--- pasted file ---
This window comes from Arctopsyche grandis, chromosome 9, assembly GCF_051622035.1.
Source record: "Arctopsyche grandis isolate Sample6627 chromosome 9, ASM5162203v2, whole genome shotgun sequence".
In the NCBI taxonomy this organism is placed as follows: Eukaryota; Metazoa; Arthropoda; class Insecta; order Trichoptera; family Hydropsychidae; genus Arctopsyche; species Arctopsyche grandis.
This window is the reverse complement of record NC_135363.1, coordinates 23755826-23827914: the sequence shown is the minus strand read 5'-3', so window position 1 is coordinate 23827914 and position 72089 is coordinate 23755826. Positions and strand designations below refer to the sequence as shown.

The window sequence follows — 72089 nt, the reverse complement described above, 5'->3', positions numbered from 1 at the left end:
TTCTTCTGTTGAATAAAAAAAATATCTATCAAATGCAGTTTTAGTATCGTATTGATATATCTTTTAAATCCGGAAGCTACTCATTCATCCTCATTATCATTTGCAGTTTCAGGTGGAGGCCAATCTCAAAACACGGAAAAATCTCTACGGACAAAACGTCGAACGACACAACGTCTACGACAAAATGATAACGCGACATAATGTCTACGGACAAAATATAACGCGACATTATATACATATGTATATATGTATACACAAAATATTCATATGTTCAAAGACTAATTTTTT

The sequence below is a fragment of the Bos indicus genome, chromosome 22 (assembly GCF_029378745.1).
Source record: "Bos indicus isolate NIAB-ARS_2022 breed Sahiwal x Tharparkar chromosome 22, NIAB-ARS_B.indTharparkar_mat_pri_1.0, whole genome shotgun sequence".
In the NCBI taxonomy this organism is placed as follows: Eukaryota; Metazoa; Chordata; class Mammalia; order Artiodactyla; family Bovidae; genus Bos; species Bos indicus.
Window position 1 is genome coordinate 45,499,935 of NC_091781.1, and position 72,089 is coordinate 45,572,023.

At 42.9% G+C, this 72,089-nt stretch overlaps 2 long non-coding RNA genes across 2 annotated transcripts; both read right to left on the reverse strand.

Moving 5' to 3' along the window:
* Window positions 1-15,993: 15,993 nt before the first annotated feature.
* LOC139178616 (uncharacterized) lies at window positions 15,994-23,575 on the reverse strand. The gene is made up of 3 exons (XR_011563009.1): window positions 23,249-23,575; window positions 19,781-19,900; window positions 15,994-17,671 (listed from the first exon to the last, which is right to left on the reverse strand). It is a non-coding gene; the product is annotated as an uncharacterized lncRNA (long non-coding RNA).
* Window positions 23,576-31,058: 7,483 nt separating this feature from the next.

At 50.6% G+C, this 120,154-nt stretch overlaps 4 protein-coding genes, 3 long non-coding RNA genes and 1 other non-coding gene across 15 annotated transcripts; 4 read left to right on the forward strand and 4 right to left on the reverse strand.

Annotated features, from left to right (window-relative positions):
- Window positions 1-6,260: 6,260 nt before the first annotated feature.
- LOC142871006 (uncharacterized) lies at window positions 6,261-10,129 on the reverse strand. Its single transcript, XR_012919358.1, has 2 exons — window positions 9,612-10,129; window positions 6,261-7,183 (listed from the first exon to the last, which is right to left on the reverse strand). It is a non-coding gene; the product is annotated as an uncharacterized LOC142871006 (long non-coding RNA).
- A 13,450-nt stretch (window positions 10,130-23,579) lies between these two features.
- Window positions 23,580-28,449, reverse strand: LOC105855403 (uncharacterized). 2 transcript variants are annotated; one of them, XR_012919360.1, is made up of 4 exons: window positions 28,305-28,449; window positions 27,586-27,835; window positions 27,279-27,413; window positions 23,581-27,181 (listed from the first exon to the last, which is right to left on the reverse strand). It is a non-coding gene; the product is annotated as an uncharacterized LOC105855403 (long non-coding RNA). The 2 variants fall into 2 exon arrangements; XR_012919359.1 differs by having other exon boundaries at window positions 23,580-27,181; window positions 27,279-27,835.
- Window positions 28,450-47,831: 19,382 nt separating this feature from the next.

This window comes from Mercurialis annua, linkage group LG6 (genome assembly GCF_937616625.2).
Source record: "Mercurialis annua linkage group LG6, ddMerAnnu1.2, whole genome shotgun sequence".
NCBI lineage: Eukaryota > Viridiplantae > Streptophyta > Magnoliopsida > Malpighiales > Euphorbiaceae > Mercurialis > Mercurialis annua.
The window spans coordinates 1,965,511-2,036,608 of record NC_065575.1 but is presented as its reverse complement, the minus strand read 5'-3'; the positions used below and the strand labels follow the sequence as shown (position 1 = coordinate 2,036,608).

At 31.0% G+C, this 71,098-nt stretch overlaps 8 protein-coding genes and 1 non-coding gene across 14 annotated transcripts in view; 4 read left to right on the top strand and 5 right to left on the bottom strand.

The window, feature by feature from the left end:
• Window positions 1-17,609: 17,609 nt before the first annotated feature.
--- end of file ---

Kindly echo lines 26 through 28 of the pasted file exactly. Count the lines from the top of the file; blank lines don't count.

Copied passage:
The window spans coordinates 1,965,511-2,036,608 of record NC_065575.1 but is presented as its reverse complement, the minus strand read 5'-3'; the positions used below and the strand labels follow the sequence as shown (position 1 = coordinate 2,036,608).

At 31.0% G+C, this 71,098-nt stretch overlaps 8 protein-coding genes and 1 non-coding gene across 14 annotated transcripts in view; 4 read left to right on the top strand and 5 right to left on the bottom strand.

The window, feature by feature from the left end: